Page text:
NVIDIA GeForce 8600M G driving 1920 x 1080 LCD?

Discussion in 'MacBook Pro' started by Moof1904, Aug 1, 2007.

  1. Moof1904 macrumors 65816

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    #1
    I have a friend who is thinking of buying an LDC display to use as an external with her MBPro, but I can't find anywhere a listing of the various resolutions supported for an external monitor, only info on the maximum resolution supported.

    Does anyone know if the video card in the new MBPro (the 256 meg card) will drive an external LCD at a native 1920 x 1080?
     
  2. Eidorian macrumors Penryn

    Eidorian

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  3. Aea macrumors 6502a

    Aea

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    #3
    The MBP will support up to and including a 2560x1600 monitor, so a 1080p widescreen will be no problem.
     
  4. Moof1904 thread starter macrumors 65816

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    #4
    It's a 46" LCD monitor. I know that the resolution I'm asking about is lower than the maximum resolution of the card, but I'm wondering if the video card can put out exactly 1920 x 1080 externally.
     
  5. Eidorian macrumors Penryn

    Eidorian

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    #5
    I've heard a few, few cases where you won't get the proper refresh rate and resolution on an LCD television with strange (non-computer) resolutions.
     
  6. macjonny1 macrumors 6502a

    macjonny1

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    #6
    I don't know that it will output exactly 1920x1080, so you may get some overscan.

    I have a Sharp Aquos 52" 1080p LCD. I plug my MBP in it and set the view mode to Dot-by-dot, and the screen looks perfect with no overscan.

    This may get even better with resolution independence in Leopard
     
  7. fishkorp macrumors 68020

    fishkorp

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    #7
    It's generally a TV issue, not the video card. As long as the Mac recognizes the TV properly and the TV can take a 1920x1080 input over DVI/HDMI, it'll work fine. I have a 1080p Sharp 46" and my MBP outputting to it is perfect at 1920x1080 (again, using the dot-by-dot method the user above mentioned). Some TVs (generally cheaper, no-name ones) I don't think the Mac can figure out which resolutions it can handle, so you have to use some extra software to try to force the resolution (like DisplayConfigX).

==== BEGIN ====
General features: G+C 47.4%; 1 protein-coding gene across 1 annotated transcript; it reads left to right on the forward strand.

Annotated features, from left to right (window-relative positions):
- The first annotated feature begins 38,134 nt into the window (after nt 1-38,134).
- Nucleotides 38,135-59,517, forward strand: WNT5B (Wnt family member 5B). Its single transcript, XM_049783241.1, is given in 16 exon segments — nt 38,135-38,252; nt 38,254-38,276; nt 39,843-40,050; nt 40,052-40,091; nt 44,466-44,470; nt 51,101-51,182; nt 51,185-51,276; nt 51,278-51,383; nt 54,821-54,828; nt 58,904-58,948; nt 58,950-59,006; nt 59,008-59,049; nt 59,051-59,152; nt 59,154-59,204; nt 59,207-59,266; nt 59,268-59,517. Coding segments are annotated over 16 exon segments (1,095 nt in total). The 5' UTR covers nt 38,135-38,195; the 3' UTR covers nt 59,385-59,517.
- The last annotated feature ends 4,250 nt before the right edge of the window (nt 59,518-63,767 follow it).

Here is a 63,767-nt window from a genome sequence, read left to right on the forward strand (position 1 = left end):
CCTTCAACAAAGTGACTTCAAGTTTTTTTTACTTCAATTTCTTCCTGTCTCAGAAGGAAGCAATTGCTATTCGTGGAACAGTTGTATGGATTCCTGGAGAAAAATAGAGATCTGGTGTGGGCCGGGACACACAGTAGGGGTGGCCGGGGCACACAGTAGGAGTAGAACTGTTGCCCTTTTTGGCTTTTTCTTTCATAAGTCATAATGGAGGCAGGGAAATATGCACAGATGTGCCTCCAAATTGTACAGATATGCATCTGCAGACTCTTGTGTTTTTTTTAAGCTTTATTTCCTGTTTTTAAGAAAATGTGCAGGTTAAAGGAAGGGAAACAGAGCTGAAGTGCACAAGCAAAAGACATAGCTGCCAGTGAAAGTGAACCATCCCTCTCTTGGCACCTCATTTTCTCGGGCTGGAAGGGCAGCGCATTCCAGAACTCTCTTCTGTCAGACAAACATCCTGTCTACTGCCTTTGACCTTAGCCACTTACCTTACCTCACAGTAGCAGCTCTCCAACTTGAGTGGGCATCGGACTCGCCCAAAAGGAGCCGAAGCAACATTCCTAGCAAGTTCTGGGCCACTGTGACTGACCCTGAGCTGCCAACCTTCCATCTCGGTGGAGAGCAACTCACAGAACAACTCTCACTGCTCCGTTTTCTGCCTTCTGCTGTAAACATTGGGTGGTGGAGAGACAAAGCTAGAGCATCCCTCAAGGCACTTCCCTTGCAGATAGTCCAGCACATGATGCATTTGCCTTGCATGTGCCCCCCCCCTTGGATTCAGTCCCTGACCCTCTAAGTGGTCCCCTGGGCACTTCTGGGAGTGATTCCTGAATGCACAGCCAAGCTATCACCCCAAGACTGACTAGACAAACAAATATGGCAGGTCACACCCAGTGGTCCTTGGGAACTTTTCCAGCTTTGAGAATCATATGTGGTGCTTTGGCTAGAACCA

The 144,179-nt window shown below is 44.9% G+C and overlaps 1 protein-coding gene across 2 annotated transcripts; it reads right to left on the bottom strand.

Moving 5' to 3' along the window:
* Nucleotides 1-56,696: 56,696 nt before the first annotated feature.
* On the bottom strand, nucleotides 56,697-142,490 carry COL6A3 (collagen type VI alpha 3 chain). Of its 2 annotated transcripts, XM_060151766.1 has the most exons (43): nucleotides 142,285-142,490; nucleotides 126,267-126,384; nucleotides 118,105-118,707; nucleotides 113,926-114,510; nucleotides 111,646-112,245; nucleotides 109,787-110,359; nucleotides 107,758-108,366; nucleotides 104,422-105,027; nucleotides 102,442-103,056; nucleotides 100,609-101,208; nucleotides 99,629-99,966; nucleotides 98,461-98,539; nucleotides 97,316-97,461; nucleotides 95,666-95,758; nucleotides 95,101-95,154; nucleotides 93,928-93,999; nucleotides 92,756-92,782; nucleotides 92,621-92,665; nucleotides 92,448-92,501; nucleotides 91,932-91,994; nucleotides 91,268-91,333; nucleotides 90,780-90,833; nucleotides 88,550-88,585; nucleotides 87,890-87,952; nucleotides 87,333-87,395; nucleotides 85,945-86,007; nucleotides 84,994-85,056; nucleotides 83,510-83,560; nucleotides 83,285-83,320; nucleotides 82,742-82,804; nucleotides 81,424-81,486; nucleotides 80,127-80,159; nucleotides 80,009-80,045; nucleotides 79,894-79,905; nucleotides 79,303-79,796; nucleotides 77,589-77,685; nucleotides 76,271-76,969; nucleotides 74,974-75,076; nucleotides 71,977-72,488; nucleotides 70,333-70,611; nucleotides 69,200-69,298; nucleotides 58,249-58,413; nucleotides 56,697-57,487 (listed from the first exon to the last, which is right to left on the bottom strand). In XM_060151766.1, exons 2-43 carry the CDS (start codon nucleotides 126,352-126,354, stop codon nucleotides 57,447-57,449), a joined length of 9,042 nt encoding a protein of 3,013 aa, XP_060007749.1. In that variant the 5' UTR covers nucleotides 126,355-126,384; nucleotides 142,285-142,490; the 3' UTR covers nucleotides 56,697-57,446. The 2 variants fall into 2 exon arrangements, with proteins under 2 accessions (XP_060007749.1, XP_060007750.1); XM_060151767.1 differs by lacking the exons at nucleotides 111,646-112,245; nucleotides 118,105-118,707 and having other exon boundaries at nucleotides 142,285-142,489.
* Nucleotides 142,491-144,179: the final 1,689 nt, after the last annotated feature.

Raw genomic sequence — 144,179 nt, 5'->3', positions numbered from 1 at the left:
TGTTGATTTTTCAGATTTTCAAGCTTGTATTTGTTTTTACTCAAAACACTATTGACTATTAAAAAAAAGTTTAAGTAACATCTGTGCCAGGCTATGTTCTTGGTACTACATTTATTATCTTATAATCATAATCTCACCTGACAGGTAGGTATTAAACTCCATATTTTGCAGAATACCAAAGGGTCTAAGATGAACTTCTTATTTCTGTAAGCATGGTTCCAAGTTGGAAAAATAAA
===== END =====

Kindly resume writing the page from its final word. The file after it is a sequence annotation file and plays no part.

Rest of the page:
8. Aea macrumors 6502a

    Aea

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    #8
    Well 1920 x 1080 is the standard 1080p standard, and if the OP's TV is marked as 1080p then he should have no problem outputting that. Resolution independence is more of a element scaling feature (relative sizes instead of pixel sizes) which are supposed to make text and other elements on large screens appear at a readable size.
     
  9. theman macrumors 6502a

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    Jul 26, 2007
    #9
    It can run it fine:

    http://barefeats.com/rosa03.html

    check out those gaming benchmarks with a 1920x1200 screen.

    Not only can it run it, it can run it fast too.
     
  10. Moof1904 thread starter macrumors 65816

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    #10
    So, is the consensus that if I steer my friend towards a major brand (Sharp AQUOS or Sony Bravia, for example), she'll probably be okay?
     
  11. Moof1904 thread starter macrumors 65816

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    #11

    This seems to be talking about 1920 x 1200, not 1900 x 1080, which is the native resolution of the monitor under consideration. Am I misunderstanding the benchmark tables?
     
  12. crazzyeddie macrumors 68030

    crazzyeddie

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    #12
    I run a Sharp Aquos as my main display (32") and it looks perfect. 1080p over DVI and I use the dot-by-dot mode on the TV with overscan enabled in OS X.

    The Aquos does have some funky dynamic color adjustment that you may notice from time to time, but it looks fantastic.
     
  13. suneohair macrumors 68020

    suneohair

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    Aug 27, 2006
    #13
    With LCD TVs you may need to get something liek DisplayConfigX or ResX or whatever they are called (I always get them confused). Use those to set up custom refresh and resolution if you notice any problems.

    OS X put my 24" LCD in overscan because I am going over HDMI. Quite strange.

    On a side note, I can't believe peopel still question the ability to drive 1080P on modern GPUs. We have had resolutions like this for quite some time. Heck, my Radeon 9000 can push out 1920x1200 to TWO 24" LCDs.
     
  14. Moof1904 thread starter macrumors 65816